We know that Barra spent most of this year pledging to surpass Tesla as the EV leader. “We want to lead in the EVs. Full stop,” said Barra in January during an interview with CBS. Coming from the leader of the biggest carmaker in the U.S., such a statement is a declaration of war. And indeed, GM pledged tens of billions to the goal of becoming the new EV leader by building battery plants, EV plants, and all that it takes to churn out millions of EVs per year.
Not only that, but later, Barra announced that GM would overtake Tesla “by mid-decade.” This escalated quickly; you have to agree. And just as quickly, it deflated. By May, the goal became focused on the U.S. territory only. It was again reinforced earlier this month in an interview with Associated Press, where the 2025 deadline is clearly mentioned. And then there was silence until the Q2 2022 earnings call.
Something interesting happened there when GM announced the big deals it signed with LG Energy Solution and other suppliers to secure raw materials and batteries for producing its Ultium vehicles. The U.S. Government also became an investor in the company after lending $2.5 billion to help GM boost battery production.
“GM now has contractual commitments secured with strategic partners for all battery raw material to support our goal of 1 million units of EV capacity by the end of 2025,” said Jeff Morrison, GM vice president, Global Purchasing and Supply Chain.
Wait, what? That’s right, GM aims now for one million EV annual capacity. This is further confirmed in a slide in the Q2 earnings deck, which you can find attached below. “We have binding agreements securing ALL battery raw materials supporting our goal of 1 million units of annual capacity in North America in 2025,” reads the slide. That’s a lot less ambitious than we thought and at a level that risks derailing Mary Barra’s plans to overtake Tesla, be it only in the U.S.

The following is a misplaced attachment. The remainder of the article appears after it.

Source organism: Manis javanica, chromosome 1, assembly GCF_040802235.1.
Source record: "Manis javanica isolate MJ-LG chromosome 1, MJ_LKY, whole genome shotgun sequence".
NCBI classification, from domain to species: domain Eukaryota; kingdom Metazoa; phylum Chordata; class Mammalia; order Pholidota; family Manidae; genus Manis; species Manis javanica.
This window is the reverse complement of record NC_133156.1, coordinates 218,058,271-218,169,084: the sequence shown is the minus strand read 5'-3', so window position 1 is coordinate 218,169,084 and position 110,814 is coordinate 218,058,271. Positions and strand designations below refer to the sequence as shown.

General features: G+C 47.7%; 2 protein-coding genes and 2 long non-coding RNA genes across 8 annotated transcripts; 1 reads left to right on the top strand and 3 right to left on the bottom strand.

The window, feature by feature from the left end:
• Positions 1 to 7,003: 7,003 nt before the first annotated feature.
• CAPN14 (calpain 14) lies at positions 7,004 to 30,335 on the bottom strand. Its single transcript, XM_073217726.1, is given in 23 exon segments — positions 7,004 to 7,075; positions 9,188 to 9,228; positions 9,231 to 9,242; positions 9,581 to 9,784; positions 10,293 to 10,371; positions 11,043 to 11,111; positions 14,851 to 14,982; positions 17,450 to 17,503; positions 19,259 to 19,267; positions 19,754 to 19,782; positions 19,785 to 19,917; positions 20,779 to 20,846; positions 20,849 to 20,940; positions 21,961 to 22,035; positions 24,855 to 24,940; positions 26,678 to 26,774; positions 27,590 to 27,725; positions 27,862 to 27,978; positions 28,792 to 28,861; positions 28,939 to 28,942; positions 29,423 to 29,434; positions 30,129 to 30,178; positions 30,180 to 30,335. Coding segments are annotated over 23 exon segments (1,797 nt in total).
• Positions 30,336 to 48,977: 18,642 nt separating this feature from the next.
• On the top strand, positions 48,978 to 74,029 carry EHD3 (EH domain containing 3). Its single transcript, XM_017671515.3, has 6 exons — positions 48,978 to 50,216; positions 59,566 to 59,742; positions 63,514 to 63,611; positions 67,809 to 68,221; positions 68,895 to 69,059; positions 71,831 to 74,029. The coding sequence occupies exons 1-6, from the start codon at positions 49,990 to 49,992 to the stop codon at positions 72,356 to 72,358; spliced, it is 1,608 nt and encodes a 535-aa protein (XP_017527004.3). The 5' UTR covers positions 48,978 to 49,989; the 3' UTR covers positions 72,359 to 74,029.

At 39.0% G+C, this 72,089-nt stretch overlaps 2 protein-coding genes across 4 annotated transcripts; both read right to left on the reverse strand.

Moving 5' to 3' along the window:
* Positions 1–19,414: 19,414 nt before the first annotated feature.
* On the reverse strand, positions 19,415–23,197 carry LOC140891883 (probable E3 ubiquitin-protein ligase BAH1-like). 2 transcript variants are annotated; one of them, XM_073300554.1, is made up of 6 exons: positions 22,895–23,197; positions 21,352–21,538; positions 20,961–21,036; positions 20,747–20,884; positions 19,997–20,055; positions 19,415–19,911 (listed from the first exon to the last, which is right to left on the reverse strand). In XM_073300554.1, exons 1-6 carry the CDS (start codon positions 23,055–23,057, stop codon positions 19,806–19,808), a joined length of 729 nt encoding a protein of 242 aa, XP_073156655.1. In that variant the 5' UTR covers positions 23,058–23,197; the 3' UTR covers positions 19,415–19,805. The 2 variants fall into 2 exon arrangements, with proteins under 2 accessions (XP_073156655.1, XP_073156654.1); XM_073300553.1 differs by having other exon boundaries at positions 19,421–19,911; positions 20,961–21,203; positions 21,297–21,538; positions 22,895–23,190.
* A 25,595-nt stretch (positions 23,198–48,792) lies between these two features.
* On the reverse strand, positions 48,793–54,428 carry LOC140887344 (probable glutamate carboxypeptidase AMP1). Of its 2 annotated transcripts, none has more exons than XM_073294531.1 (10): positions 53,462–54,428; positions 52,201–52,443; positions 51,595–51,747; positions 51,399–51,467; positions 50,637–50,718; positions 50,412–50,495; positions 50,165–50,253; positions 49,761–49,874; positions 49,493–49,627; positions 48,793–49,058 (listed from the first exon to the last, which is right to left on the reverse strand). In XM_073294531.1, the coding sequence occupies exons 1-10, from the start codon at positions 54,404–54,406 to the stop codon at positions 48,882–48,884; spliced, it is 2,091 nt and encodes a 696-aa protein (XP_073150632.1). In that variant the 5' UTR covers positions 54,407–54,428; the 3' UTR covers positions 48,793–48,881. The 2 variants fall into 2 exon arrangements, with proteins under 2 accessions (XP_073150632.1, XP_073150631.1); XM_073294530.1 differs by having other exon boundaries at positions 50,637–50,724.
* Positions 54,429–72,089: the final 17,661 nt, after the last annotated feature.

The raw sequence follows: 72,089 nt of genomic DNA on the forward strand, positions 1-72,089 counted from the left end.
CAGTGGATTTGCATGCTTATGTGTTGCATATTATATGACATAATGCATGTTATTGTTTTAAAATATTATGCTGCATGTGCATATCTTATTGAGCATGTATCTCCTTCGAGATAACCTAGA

We know that Tesla Fremont has an annual production capacity of 650,000 EVs right now, and Giga Texas is listed in the Q2 shareholder’s deck with a total of “more than 250,000 EVs.” This means Tesla is now with the U.S. production where General Motors wants to be in 2025. This sure doesn’t sound like “overtaking Tesla” unless Barra believes Tesla will remain frozen in time for more than three years.
Most likely, Giga Texas will get to at least 500,000 units of production capacity next year, with a huge possibility to double that capacity by 2025. And it’s also likely that Giga Texas would be copy-pasted to at least another location in North America by the same time. Unless GM becomes a lot more ambitious in its goal to become the EV leader, there’s no way it can get to these insane production numbers in such a short time.